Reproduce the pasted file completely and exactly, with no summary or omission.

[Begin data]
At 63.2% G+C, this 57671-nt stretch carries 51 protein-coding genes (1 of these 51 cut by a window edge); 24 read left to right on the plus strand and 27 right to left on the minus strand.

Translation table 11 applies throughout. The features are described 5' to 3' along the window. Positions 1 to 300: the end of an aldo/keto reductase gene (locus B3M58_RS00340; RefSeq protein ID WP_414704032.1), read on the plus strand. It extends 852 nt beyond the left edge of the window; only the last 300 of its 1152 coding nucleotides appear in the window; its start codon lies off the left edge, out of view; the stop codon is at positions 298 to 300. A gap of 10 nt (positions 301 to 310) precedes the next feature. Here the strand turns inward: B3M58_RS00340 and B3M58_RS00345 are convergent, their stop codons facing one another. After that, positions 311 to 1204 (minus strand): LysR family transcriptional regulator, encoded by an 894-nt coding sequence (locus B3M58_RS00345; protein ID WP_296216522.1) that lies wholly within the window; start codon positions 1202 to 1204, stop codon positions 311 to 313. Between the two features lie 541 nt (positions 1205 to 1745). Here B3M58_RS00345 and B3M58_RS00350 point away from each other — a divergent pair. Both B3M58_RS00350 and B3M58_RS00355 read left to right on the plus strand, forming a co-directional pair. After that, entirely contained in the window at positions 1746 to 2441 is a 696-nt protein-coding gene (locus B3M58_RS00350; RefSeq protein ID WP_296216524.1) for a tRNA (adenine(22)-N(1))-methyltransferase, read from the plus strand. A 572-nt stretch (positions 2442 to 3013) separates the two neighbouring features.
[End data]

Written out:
At 63.2% G+C, this 57671-nt stretch carries 51 protein-coding genes (1 of these 51 cut by a window edge); 24 read left to right on the plus strand and 27 right to left on the minus strand.

Translation table 11 applies throughout. The features are described 5' to 3' along the window. Positions 1 to 300: the end of an aldo/keto reductase gene (locus B3M58_RS00340; RefSeq protein ID WP_414704032.1), read on the plus strand. It extends 852 nt beyond the left edge of the window; only the last 300 of its 1152 coding nucleotides appear in the window; its start codon lies off the left edge, out of view; the stop codon is at positions 298 to 300. A gap of 10 nt (positions 301 to 310) precedes the next feature. Here the strand turns inward: B3M58_RS00340 and B3M58_RS00345 are convergent, their stop codons facing one another. After that, positions 311 to 1204 (minus strand): LysR family transcriptional regulator, encoded by an 894-nt coding sequence (locus B3M58_RS00345; protein ID WP_296216522.1) that lies wholly within the window; start codon positions 1202 to 1204, stop codon positions 311 to 313. Between the two features lie 541 nt (positions 1205 to 1745). Here B3M58_RS00345 and B3M58_RS00350 point away from each other — a divergent pair. Both B3M58_RS00350 and B3M58_RS00355 read left to right on the plus strand, forming a co-directional pair. After that, entirely contained in the window at positions 1746 to 2441 is a 696-nt protein-coding gene (locus B3M58_RS00350; RefSeq protein ID WP_296216524.1) for a tRNA (adenine(22)-N(1))-methyltransferase, read from the plus strand. A 572-nt stretch (positions 2442 to 3013) separates the two neighbouring features.